then in power to consider any form of
mediation or indeed any plan of set?
tlement which did not begin with the
actual submission of the insurgents to
the mother country, and then only on
such terms as Spain herself might see
lit to grant. The war continued una?
bated. The resistance of the insur?
gents was in nowise diminished. The
efforts of Spain were increased, both
by the disnntoh of fresh levies to
Tuba and by the addition to the tior
Irors of the strife of a new ami in?
human phase hnppily unprecedented
In the modern history of civilized
Christian peoples. The policy of de?
vastation ;ind concentration, Inaugu?
rated! by the captain general's band
of October 21. ISiiti, in the province of !
finatl del Itio, was thence extended to I
embrace all of the island I., which the ,
power of the Spanish arms was able
to reach by occupation or by military J
operation. The peasantry, including j
all dwelling in the open agricultural j
interior, were driven into the garrison j
towns or isolated places held by the
tro'oj?3. The raising and movement of
pro ..icions of all kinds w ere interdict?
ed. The fields were laid waste, dwell?
ings unroofed and tired, mills destroy?
ed, and in short everything that could
desolate the land and render it unlit
for human habitation or support, was
commanded by one ur the other of the
contending parlies, and executed by
all the powers at their disposal.
HORRORS OP CONCENTRATION.
"By tin.- time the present adminis?
tration look ..lliee a year ago. reeon
centration, so-called, had I.n made
effective over the belter par! of the
four central and western provinces
Santa Clara, Matnnzas. Havana and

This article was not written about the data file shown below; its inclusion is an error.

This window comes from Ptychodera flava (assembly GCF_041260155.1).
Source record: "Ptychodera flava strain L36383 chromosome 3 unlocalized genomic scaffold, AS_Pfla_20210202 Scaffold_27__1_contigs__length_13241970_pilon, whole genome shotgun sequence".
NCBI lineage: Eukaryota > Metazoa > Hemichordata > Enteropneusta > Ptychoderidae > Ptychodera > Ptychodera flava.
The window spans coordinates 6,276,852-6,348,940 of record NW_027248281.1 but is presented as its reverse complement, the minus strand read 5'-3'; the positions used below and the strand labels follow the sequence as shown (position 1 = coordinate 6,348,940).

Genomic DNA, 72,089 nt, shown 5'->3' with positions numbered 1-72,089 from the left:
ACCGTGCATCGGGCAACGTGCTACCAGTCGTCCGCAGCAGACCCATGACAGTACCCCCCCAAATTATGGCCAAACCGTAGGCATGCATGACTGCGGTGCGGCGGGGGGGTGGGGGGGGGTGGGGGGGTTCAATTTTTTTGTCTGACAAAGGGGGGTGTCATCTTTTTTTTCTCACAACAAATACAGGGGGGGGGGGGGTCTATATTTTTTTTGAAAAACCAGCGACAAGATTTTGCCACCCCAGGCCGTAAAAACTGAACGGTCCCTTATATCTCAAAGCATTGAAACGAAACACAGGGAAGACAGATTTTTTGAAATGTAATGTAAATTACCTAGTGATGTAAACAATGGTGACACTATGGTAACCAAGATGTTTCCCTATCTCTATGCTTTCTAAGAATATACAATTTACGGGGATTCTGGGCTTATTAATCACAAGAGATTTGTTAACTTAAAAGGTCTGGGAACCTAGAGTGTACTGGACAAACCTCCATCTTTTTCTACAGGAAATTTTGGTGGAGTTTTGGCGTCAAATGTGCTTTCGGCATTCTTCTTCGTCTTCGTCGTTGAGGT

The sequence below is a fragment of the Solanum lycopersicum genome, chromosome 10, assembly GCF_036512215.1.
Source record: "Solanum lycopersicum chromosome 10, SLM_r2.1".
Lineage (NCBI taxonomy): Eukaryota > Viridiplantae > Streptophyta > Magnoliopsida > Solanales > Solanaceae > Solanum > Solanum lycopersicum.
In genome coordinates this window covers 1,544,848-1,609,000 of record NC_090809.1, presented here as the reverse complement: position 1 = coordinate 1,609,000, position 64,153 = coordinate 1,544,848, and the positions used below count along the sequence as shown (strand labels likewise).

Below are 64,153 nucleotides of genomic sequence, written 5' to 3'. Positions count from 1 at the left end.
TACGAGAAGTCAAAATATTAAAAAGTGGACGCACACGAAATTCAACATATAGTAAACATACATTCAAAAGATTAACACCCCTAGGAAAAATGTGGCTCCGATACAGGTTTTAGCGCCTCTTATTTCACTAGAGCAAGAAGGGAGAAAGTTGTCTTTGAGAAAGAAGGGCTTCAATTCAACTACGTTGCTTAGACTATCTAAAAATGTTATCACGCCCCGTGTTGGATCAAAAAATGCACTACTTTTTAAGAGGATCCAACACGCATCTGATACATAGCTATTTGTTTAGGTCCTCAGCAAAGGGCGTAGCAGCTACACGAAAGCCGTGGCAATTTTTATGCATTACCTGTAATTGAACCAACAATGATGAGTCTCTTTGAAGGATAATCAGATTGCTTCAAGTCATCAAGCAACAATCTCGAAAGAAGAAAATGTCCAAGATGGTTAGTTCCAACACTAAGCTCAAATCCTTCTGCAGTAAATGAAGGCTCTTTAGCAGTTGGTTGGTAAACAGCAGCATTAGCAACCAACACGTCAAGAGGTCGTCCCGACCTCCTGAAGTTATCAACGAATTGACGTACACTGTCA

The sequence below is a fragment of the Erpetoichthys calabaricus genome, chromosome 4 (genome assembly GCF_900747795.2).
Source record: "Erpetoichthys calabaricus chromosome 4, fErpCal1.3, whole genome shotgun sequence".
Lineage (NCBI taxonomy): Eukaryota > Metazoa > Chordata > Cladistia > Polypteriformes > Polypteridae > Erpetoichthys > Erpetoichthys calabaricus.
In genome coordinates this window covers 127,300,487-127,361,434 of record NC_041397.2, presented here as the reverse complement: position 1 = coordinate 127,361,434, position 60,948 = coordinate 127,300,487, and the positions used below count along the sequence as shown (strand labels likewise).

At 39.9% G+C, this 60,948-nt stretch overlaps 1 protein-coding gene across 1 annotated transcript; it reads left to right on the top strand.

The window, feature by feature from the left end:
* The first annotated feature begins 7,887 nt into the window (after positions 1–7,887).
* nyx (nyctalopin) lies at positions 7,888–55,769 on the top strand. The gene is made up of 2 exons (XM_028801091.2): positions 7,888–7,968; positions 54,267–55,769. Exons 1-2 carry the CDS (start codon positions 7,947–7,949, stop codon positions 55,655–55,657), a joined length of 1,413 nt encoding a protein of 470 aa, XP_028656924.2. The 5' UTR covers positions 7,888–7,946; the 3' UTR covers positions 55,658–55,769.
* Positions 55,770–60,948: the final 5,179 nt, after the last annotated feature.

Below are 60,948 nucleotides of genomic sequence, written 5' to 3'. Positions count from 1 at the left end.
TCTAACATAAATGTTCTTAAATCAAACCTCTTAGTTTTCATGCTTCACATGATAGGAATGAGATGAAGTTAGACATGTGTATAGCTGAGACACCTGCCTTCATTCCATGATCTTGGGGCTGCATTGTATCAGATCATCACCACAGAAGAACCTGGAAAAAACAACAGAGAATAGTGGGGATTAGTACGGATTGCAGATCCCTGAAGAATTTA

PInar del ltio. The agricultural popu?
lation, to the estimated number of
1100.000 or more, w as herded within I he
towns and their immediate vicinage,
deprived of the means of support, ren?
dered destitute of shelter, left poorly
clan and exposed to the most unsan?
itary conditions As the scarcity of
f..od increased with the devastation of
tin' depopulated areas of production,
destitution and want became misery
and starvation. Month by month the
death rate increased in an alarming
ratio. By March. 1897, according to
eoservative estimates from official
Spanish sources, the mortality among
tile recuneeiit railos. frmn starvation
and the diseases incident thereto, ex?
ceeded HO per centum of their total
number. No practical relief was ac?
corded to the destitute. The over?
burdened towns, already suffering
from the general dearth, could give no
aid. So-called "zones of cultivation"
established within the immediate area
of effective military control about the
cities and fortified camps proved illu?
sory as a remedy for the suffering.
The unfortunates, being for the most
part women and children with aged
and helpless men. enfeebled by disease
and hunger, could not have tilled the
soil, without tools, seeds or shelter, for
their own support or for the supply of
the cities. Reconcentration. adopted
avowedly as a war .measure in order
to cut off the resources of the insur?
gents, worked its predestined result.
As I said in my message of last De?
cember, it was not civilized warfare;
it was extermination. The only peace
it could beget was that of the wilder?
ness and the grave.
CUBANS HOLD THEIR GROUND.
"Meanwhile, the military situation
in the island bad undergone a noticea?
ble change. The extraordinary activ?
ity that characterized the second year
of the war, when the insurgents in?
vaded even the hitherto unharmed |
fields of Pinar del Rio and carried
havoc and destruction up to the wails
of the city of Havana itself, had re?
lapsed into a doggeil struggle in the
central and eastern provinces. The
Spanish arms regained a measure of
control in Pinar del Rio and parts of
Havana, but, under the existing con?
ditions of the rural country, without
immediate improvement of their pro?
ductive situation. Even thus partially
restricted Hi.- revolutionists held their